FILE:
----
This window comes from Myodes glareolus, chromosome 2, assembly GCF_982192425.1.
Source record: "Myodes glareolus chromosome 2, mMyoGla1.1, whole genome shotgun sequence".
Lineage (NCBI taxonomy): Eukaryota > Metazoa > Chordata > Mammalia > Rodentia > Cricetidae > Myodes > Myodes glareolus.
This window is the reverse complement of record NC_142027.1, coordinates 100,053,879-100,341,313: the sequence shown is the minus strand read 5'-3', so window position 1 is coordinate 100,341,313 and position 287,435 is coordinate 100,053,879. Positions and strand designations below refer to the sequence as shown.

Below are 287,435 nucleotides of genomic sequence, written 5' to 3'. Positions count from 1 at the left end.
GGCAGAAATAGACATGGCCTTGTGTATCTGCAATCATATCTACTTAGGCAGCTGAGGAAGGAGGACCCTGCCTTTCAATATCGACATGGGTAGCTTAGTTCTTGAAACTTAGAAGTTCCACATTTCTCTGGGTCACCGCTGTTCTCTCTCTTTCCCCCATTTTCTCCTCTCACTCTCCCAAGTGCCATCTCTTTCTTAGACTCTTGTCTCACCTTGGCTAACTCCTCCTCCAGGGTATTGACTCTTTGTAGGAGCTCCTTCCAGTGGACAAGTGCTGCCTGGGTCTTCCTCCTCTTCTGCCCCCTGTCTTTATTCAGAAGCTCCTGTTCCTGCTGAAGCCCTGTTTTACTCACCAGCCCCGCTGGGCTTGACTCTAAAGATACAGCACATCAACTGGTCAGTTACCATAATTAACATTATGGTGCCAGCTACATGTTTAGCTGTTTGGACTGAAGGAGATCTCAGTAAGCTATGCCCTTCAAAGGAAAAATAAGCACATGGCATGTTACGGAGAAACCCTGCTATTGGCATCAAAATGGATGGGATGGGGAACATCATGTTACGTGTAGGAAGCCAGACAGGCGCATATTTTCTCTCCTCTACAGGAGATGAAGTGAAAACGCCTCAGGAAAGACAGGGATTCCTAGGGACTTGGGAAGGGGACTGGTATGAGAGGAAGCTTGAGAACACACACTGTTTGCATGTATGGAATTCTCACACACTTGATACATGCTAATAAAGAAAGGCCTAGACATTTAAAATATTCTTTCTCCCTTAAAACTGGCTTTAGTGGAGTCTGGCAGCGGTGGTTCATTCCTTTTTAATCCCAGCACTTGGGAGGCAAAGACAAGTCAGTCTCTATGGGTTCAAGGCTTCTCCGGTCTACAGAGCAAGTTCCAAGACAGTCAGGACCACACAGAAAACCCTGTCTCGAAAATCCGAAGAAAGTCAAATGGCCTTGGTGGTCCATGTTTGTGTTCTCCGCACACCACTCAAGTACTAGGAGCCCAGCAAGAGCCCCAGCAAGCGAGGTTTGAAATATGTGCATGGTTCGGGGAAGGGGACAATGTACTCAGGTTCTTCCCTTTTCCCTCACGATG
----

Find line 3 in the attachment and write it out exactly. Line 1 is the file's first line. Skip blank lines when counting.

Lineage (NCBI taxonomy): Eukaryota > Metazoa > Chordata > Mammalia > Rodentia > Cricetidae > Myodes > Myodes glareolus.